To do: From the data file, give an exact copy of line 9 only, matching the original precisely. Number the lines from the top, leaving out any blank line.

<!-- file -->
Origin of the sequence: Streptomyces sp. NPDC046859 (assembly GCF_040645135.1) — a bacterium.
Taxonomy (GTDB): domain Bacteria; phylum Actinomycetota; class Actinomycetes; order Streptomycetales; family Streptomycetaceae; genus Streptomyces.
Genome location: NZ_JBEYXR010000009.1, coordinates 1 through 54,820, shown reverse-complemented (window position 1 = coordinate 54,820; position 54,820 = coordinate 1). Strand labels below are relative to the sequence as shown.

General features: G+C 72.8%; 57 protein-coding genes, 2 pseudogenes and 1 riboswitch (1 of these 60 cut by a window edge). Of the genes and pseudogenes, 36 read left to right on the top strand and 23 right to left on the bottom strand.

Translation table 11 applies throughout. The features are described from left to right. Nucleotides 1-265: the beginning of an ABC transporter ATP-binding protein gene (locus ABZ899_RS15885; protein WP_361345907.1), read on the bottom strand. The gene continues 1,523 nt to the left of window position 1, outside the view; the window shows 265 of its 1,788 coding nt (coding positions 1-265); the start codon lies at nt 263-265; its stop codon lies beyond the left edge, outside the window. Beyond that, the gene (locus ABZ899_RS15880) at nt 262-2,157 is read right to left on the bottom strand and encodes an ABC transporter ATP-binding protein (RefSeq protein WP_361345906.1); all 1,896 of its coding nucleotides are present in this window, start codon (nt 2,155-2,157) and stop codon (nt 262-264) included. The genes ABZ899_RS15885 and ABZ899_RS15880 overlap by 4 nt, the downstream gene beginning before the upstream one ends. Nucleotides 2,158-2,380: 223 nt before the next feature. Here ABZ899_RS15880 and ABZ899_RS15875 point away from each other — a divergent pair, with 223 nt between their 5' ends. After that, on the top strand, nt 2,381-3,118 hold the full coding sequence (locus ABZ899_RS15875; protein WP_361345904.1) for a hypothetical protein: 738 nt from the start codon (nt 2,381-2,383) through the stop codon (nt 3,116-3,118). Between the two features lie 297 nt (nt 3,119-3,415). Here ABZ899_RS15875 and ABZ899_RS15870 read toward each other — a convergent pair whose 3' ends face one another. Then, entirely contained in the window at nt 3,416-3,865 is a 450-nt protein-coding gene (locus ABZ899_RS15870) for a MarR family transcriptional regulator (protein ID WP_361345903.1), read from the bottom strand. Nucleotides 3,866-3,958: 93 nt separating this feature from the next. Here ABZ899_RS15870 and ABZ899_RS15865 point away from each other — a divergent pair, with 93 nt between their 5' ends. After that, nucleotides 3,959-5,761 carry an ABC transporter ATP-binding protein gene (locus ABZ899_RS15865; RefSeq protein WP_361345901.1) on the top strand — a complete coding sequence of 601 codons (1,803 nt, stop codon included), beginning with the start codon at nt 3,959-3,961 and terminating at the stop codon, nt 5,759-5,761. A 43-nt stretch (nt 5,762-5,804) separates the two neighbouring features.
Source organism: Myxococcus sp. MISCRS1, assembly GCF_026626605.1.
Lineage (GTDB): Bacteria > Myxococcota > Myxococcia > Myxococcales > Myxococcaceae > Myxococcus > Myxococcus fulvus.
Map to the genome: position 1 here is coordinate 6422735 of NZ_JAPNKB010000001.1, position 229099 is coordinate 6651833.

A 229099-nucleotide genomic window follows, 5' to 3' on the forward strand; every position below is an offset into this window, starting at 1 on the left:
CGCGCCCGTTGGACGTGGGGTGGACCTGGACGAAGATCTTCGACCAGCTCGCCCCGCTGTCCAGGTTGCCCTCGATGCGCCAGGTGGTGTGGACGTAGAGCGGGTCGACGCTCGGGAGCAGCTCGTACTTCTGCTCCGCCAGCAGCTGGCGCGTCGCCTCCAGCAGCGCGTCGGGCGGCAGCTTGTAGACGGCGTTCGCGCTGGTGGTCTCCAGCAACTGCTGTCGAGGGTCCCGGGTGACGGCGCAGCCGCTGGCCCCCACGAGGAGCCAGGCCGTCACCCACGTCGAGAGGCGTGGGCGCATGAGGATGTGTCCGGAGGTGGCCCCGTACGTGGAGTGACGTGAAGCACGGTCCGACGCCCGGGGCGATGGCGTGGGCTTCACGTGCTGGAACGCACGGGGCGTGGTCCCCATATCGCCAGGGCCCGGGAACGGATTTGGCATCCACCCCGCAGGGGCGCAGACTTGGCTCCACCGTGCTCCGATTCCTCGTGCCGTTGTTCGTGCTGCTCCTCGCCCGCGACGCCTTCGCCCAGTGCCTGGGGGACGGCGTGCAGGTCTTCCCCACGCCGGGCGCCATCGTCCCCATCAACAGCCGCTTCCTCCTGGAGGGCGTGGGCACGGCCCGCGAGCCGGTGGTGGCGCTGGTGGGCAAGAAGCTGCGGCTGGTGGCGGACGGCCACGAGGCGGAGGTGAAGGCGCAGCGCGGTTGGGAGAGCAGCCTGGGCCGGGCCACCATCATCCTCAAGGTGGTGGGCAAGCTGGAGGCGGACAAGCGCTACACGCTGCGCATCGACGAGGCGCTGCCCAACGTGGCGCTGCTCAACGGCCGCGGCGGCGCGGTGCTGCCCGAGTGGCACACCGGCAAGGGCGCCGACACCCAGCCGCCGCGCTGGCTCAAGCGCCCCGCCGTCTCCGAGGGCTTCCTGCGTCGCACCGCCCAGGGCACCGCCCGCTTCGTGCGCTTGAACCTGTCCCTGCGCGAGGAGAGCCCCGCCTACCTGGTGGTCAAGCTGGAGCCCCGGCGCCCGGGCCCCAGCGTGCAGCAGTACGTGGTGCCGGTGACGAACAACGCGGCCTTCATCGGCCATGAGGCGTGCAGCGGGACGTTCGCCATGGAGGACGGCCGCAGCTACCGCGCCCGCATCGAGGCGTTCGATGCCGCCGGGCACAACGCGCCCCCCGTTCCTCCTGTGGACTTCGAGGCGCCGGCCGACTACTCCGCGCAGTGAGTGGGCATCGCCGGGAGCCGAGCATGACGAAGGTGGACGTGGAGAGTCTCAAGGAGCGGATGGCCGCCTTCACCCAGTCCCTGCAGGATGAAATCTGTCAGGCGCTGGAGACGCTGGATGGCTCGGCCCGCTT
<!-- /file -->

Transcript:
A 229099-nucleotide genomic window follows, 5' to 3' on the forward strand; every position below is an offset into this window, starting at 1 on the left: